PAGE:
Notice 2010-6 provides two important exceptions to alternative (b) above, allowing a complete avoidance of Section 409A penalties under the following circumstances:

  • Transitional relief for corrections made in 2010: If documentary failures are corrected by December 31, 2010 (and all other requirements under Notice 2010-6 are satisfied), the corrections will be treated as having been made on January 1, 2009. As a result, even where the operation of a plan is impacted within a year of a correction made during 2010, the correction will be treated as though it did not have such an impact, and therefore penalties under Section 409A may be completely avoided as described in alternative (a) above. However, it is important to note in this context that where amounts have already been impermissibly paid (or impermissibly failed to be paid) prior to a correction, even if such amounts would have been treated differently following the correction, these events must nonetheless be treated as operational failures and corrected under Notice 2008-113.
  • Amendment shortly after adoption of certain plans: If a deferred compensation plan is a company’s first plan of that type (disregarding any plans that are not subject to Section 409A or with respect to which all deferred amounts have already been paid or forfeited), Section 409A penalties otherwise arising from a documentary failure may be avoided (i.e., the treatment of alternative (a) may apply) if such failure is corrected by the later of (i) the end of the calendar year in which the first legally binding right to deferred compensation arises under the plan or (ii) the 15th day of the 3rd month following the date on which the first legally binding right to deferred compensation arises under the plan.

It is important to note that where a correction impacts the operation of a plan within the subsequent year (i.e., alternative (b) previously discussed), it is possible for an employee to owe taxes with respect to a payment that would have been made under the original plan, but that is not made under the corrected plan. For example, consider a deferred compensation plan that provides for a payment in the event of the employee’s separation from service, but impermissibly includes in its definition of “separation from service” any reduction in the employee’s hours. The plan is corrected to provide a stricter definition of “separation from service” as required by Section 409A, and the employee’s hours are subsequently reduced (but not to an extent that constitutes a separation from service under the corrected plan) within one year following such correction. Regardless of the fact that the employee will not receive any payment under the corrected plan, 50% of the amount that would have been payable in the absence of the correction will nonetheless be subject to income recognition and the excise taxes imposed by Section 409A—clearly a detrimental circumstance for the employee. Therefore, the transitional relief available for corrections made in 2010 – which, if implemented correctly, can normally prevent these circumstances – is particularly valuable in some cases.


Notice 2010-6 offers an additional important confirmation that the use of “as soon as reasonably practicable,” or substantially similar language, to designate the timing of a payment following a permissible event does not fail to satisfy the requirements of Section 409A. However, the Notice qualifies this approval with a statement that if a company “has a pattern or practice of making late payments that do not qualify for a timeliness exception under the regulations, that plan [and any plan with similar language] will be treated as having failed to set forth a permissible payment date.”[ii]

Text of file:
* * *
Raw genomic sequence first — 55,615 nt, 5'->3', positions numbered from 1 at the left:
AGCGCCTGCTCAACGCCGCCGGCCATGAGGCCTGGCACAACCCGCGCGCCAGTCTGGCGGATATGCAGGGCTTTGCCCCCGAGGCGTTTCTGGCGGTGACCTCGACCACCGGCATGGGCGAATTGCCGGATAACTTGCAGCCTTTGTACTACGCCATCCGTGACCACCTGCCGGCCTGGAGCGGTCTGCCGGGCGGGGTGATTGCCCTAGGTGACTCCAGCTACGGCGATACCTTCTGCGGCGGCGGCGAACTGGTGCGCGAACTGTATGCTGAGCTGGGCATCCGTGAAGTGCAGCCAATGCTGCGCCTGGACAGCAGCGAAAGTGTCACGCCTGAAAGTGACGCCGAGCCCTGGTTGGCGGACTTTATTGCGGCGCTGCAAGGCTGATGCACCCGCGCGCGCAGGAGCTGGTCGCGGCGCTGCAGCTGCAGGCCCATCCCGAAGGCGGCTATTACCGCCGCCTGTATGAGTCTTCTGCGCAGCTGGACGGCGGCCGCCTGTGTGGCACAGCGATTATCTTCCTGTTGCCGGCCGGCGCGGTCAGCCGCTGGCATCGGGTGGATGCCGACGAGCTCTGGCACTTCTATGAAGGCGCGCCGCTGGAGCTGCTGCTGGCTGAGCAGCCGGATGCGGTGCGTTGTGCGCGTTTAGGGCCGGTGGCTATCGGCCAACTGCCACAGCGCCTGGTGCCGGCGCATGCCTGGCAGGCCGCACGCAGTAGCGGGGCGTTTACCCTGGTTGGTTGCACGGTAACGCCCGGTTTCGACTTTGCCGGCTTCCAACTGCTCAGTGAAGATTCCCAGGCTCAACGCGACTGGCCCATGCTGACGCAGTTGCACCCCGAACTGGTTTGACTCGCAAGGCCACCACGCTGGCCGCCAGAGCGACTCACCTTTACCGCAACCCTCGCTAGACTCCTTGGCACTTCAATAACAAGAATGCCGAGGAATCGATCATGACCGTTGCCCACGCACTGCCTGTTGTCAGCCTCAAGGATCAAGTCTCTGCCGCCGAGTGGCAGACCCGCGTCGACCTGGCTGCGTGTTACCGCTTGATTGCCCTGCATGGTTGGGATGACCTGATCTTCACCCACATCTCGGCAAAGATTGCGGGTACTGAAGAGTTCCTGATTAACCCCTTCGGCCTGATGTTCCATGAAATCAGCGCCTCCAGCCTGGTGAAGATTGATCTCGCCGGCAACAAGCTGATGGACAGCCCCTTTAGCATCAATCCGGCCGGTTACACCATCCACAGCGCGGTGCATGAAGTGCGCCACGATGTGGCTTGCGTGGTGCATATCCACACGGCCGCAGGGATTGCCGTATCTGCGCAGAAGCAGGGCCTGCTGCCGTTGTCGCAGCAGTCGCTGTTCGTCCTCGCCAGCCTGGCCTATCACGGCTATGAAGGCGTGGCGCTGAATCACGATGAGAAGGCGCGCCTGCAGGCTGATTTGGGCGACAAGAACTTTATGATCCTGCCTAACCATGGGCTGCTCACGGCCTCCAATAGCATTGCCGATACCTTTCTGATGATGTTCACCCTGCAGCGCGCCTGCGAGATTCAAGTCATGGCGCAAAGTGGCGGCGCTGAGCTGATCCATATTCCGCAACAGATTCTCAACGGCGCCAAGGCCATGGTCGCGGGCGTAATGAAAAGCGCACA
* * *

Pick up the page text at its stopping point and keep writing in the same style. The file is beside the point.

A Note on Section 409A Audits

As mentioned above, the IRS has started including in its corporate audits for the 2006 tax year specific inquiries about Section 409A compliance. In line with this development, the IRS has begun preparation of documents to assist audit teams in this area (see 216 DTR G-2 (Daily Tax Report, Nov. 12, 2009) (noting two documents currently being drafted by the IRS, a lead sheet to provide audit steps and a framework for information document requests (IDRs)). These documents will increase audit coordination throughout the IRS. While this coordination effort is ongoing, we understand that IRS examiners have taken an aggressive audit approach by asking companies to tell them which plans are and are not subject to Section 409A, and to give the reasons upon which a company has based their conclusions regarding the exempt or compliant status of these plans. We recommend that taxpayers coordinate closely with counsel in order to understand how to best respond to the audit inquiries, which would include understanding the basis for decisions regarding the compliant or exempt nature of their plans. Of course, as with responding to all audit inquiries that touch on attorney-client communications, taxpayers should also be careful to avoid disclosing communications they have had between inside or outside counsel as such disclosure may be interpreted as a waiver of privilege protection.


Notice 2010-6 provides a valuable opportunity for companies that have not brought deferred compensation arrangements into documentary compliance with Section 409A to do so with reduced – or even no – adverse tax consequences. Companies would be especially well advised to consider such corrections prior to December 31, 2010 in order to take advantage of the transitional relief available this year.